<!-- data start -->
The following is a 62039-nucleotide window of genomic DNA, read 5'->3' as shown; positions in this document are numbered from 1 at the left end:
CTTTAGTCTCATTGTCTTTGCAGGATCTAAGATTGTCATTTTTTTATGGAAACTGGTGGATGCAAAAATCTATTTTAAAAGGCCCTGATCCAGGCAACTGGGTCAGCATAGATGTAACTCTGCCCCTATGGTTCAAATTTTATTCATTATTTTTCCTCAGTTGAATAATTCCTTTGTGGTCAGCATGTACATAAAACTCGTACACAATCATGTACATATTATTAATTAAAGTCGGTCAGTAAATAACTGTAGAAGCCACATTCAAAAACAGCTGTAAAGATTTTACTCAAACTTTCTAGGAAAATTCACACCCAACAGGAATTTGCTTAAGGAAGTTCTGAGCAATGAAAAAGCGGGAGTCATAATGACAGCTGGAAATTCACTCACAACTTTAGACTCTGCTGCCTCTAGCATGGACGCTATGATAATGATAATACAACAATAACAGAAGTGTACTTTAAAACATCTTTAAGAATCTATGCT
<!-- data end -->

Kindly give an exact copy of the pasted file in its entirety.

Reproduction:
The following is a 62039-nucleotide window of genomic DNA, read 5'->3' as shown; positions in this document are numbered from 1 at the left end:
CTTTAGTCTCATTGTCTTTGCAGGATCTAAGATTGTCATTTTTTTATGGAAACTGGTGGATGCAAAAATCTATTTTAAAAGGCCCTGATCCAGGCAACTGGGTCAGCATAGATGTAACTCTGCCCCTATGGTTCAAATTTTATTCATTATTTTTCCTCAGTTGAATAATTCCTTTGTGGTCAGCATGTACATAAAACTCGTACACAATCATGTACATATTATTAATTAAAGTCGGTCAGTAAATAACTGTAGAAGCCACATTCAAAAACAGCTGTAAAGATTTTACTCAAACTTTCTAGGAAAATTCACACCCAACAGGAATTTGCTTAAGGAAGTTCTGAGCAATGAAAAAGCGGGAGTCATAATGACAGCTGGAAATTCACTCACAACTTTAGACTCTGCTGCCTCTAGCATGGACGCTATGATAATGATAATACAACAATAACAGAAGTGTACTTTAAAACATCTTTAAGAATCTATGCT